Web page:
Austin Energy focuses on solar power

Austin Energy made two announcements in December: The Austin City Council approved the business's new energy plan and the company reinstated its residential solar energy credit for consumers.

Part of Austin Energy's new Resource, Generation and Climate Protection Plan is to increase how much of its energy comes from renewable energy sources to 35 percent of its total energy generation by 2020 then 55 percent by 2025, according to a company press release. To help with this initiative, the company is set to develop a 600 megawatt utility-scale solar facility and a 450 MW wind power facility.

The release stated the company worked with the Sierra Club to create their renewable energy objectives.

"Renewable technologies are emerging, the world is becoming more concerned about climate change and we believe this plan is a prudent step to keep Austin in the forefront of this wave," said Khalil Shalabi, vice president of energy market operations and resource planning for Austin Energy.

Concern over price
The Austin City Council's main concern with the plan is how much it will cost to implement, and how much of that cost will be transferred to customers, according to Community Impact News. Due to concern over rate hikes, the council mandated Austin Energy could not increase energy prices more than 2 percent each year.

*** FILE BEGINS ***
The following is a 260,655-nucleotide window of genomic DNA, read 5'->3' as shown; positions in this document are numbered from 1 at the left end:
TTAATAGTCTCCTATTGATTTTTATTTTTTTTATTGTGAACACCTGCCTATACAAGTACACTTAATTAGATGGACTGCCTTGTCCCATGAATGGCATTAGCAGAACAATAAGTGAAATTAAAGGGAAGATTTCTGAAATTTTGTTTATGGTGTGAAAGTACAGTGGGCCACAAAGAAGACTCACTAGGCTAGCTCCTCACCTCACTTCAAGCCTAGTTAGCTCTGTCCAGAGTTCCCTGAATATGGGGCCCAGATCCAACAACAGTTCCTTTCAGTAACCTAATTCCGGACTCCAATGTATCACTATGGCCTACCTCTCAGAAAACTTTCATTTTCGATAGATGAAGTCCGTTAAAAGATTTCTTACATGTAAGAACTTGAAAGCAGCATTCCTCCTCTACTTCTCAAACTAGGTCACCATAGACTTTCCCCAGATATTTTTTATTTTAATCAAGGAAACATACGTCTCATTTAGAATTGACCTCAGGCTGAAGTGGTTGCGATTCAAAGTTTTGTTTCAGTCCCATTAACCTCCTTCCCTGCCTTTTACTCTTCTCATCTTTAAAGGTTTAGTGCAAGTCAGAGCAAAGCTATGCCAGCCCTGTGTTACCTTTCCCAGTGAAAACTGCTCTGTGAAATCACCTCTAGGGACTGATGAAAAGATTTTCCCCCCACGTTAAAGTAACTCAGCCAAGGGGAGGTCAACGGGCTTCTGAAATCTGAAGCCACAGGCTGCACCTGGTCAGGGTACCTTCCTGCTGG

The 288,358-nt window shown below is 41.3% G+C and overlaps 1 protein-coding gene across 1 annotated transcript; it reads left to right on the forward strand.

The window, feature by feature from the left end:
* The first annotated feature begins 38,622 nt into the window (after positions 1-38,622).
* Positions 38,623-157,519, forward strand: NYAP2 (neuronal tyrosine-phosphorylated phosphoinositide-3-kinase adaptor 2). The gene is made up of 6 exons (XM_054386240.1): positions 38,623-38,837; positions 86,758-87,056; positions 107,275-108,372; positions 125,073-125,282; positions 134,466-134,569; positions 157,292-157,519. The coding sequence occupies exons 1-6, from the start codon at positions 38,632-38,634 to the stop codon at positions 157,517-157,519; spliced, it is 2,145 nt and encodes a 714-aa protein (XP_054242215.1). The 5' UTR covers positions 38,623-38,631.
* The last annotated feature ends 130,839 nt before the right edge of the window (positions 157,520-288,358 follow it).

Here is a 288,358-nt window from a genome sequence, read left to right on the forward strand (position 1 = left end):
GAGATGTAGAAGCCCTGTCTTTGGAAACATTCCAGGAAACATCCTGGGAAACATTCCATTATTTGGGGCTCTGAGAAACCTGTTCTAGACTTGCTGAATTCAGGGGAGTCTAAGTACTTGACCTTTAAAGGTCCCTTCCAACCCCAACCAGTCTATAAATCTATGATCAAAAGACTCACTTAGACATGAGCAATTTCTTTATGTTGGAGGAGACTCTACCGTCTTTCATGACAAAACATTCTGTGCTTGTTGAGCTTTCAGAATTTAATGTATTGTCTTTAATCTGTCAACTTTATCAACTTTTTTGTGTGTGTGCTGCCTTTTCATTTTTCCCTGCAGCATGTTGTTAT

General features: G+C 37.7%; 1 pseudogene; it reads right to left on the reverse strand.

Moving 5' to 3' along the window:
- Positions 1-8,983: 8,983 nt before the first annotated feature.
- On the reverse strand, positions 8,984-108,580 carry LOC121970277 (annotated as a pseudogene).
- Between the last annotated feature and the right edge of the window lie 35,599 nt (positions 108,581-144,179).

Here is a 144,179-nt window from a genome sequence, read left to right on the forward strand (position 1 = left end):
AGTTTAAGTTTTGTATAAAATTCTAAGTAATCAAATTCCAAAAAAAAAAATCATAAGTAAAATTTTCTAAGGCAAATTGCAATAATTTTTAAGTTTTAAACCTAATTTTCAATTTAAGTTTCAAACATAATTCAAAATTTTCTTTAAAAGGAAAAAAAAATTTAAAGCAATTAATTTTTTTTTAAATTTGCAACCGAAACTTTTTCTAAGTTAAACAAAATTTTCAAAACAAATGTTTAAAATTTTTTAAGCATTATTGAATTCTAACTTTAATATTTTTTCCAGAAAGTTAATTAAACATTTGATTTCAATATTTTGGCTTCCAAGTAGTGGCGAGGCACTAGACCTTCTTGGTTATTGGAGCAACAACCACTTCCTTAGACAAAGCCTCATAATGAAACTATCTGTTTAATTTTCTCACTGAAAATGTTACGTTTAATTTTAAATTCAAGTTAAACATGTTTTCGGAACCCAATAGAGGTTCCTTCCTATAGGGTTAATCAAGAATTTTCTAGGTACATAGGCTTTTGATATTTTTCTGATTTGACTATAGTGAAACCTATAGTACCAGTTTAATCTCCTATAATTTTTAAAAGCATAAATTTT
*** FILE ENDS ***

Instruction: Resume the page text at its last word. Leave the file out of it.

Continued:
Customers happy again
To further promote solar power and green energy, the company will continue its solar energy credit rollover program, according to NBC affiliate KXAN. Austin Energy originally ended the rollover of credits in the beginning of 2014 - a move that generated complaints from customers, who lost an average of $170 worth of credit. The move angered many, since the 3,800 customers with residential solar panels usually generated more energy than they consumed.

Additionally, Austin Energy increased the value of the energy generated by customers from 10.7 cents per kilowatt hour to 11.3 cents per KWh, KXAN reported. The new rate will go into effect January 2015

More information on energy generation in Texas can be found at PennEnergy's research area.

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